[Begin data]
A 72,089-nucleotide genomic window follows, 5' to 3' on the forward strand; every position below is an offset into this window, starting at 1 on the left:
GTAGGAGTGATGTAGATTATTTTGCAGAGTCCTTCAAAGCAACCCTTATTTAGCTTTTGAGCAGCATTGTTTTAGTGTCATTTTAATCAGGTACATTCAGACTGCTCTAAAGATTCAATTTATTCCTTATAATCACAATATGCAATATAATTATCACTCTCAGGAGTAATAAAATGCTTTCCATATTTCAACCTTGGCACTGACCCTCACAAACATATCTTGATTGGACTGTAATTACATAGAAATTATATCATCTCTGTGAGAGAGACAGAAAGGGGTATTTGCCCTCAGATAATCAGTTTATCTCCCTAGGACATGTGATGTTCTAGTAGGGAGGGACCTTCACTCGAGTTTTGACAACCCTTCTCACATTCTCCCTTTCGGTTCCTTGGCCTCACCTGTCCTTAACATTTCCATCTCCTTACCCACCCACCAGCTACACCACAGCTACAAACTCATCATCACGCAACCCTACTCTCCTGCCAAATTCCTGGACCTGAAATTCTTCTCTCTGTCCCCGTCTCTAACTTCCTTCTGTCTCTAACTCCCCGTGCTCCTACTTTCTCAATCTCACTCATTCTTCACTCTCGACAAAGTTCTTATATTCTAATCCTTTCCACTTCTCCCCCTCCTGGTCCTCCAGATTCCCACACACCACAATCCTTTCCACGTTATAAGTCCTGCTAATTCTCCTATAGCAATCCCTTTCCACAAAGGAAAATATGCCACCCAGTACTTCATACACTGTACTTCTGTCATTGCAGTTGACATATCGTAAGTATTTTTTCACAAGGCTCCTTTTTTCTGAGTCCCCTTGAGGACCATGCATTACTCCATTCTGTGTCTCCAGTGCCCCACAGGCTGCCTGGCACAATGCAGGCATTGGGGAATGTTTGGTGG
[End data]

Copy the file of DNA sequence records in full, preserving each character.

A 72,089-nucleotide genomic window follows, 5' to 3' on the forward strand; every position below is an offset into this window, starting at 1 on the left:
GTAGGAGTGATGTAGATTATTTTGCAGAGTCCTTCAAAGCAACCCTTATTTAGCTTTTGAGCAGCATTGTTTTAGTGTCATTTTAATCAGGTACATTCAGACTGCTCTAAAGATTCAATTTATTCCTTATAATCACAATATGCAATATAATTATCACTCTCAGGAGTAATAAAATGCTTTCCATATTTCAACCTTGGCACTGACCCTCACAAACATATCTTGATTGGACTGTAATTACATAGAAATTATATCATCTCTGTGAGAGAGACAGAAAGGGGTATTTGCCCTCAGATAATCAGTTTATCTCCCTAGGACATGTGATGTTCTAGTAGGGAGGGACCTTCACTCGAGTTTTGACAACCCTTCTCACATTCTCCCTTTCGGTTCCTTGGCCTCACCTGTCCTTAACATTTCCATCTCCTTACCCACCCACCAGCTACACCACAGCTACAAACTCATCATCACGCAACCCTACTCTCCTGCCAAATTCCTGGACCTGAAATTCTTCTCTCTGTCCCCGTCTCTAACTTCCTTCTGTCTCTAACTCCCCGTGCTCCTACTTTCTCAATCTCACTCATTCTTCACTCTCGACAAAGTTCTTATATTCTAATCCTTTCCACTTCTCCCCCTCCTGGTCCTCCAGATTCCCACACACCACAATCCTTTCCACGTTATAAGTCCTGCTAATTCTCCTATAGCAATCCCTTTCCACAAAGGAAAATATGCCACCCAGTACTTCATACACTGTACTTCTGTCATTGCAGTTGACATATCGTAAGTATTTTTTCACAAGGCTCCTTTTTTCTGAGTCCCCTTGAGGACCATGCATTACTCCATTCTGTGTCTCCAGTGCCCCACAGGCTGCCTGGCACAATGCAGGCATTGGGGAATGTTTGGTGG